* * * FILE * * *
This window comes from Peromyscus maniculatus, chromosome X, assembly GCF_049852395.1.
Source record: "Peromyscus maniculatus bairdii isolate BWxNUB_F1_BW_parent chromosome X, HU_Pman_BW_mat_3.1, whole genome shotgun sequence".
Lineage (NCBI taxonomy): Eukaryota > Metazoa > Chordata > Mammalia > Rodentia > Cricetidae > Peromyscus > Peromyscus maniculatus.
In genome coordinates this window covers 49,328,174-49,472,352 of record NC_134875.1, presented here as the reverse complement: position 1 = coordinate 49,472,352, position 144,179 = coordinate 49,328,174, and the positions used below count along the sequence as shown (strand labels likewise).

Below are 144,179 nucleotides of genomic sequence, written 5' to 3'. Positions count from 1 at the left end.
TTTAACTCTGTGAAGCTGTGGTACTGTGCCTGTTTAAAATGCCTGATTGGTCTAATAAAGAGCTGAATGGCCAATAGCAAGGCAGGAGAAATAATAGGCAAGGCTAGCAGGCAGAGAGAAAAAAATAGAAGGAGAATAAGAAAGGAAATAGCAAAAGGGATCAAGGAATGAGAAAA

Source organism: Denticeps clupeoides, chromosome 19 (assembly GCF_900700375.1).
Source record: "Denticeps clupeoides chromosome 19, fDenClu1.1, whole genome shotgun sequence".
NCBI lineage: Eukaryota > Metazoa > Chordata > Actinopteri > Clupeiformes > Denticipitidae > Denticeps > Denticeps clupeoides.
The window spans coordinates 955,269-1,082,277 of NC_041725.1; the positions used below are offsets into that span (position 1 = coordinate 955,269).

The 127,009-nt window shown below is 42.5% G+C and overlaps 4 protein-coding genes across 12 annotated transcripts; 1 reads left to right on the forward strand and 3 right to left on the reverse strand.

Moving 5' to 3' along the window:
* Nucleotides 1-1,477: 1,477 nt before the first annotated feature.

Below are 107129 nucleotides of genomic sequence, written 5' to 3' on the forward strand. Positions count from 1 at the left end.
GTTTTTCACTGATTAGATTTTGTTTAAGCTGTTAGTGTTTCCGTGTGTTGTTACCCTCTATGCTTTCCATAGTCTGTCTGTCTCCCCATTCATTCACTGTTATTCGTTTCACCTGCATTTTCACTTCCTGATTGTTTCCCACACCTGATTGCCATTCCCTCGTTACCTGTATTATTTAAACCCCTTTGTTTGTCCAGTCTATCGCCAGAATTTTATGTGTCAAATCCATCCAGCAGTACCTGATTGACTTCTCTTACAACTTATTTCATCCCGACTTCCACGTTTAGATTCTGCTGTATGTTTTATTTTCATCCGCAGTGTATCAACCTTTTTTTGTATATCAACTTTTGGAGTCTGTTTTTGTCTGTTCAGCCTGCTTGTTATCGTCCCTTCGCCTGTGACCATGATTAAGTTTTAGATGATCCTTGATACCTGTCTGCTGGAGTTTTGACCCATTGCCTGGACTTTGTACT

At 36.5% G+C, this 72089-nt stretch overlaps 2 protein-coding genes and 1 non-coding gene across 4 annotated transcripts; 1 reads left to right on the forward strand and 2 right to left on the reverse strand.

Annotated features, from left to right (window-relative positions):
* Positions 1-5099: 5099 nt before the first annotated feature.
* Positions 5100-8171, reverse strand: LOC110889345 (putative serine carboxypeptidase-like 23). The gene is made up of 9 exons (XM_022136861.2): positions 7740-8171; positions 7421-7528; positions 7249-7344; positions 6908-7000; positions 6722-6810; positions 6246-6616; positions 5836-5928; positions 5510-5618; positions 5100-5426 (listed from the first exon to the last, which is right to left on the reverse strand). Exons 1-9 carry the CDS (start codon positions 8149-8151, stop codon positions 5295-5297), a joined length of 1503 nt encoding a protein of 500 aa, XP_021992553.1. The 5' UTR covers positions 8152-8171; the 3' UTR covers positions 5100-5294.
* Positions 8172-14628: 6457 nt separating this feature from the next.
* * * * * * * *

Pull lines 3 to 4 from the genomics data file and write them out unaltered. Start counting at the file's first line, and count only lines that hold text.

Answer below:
Lineage (NCBI taxonomy): Eukaryota > Metazoa > Chordata > Mammalia > Rodentia > Cricetidae > Peromyscus > Peromyscus maniculatus.
In genome coordinates this window covers 49,328,174-49,472,352 of record NC_134875.1, presented here as the reverse complement: position 1 = coordinate 49,472,352, position 144,179 = coordinate 49,328,174, and the positions used below count along the sequence as shown (strand labels likewise).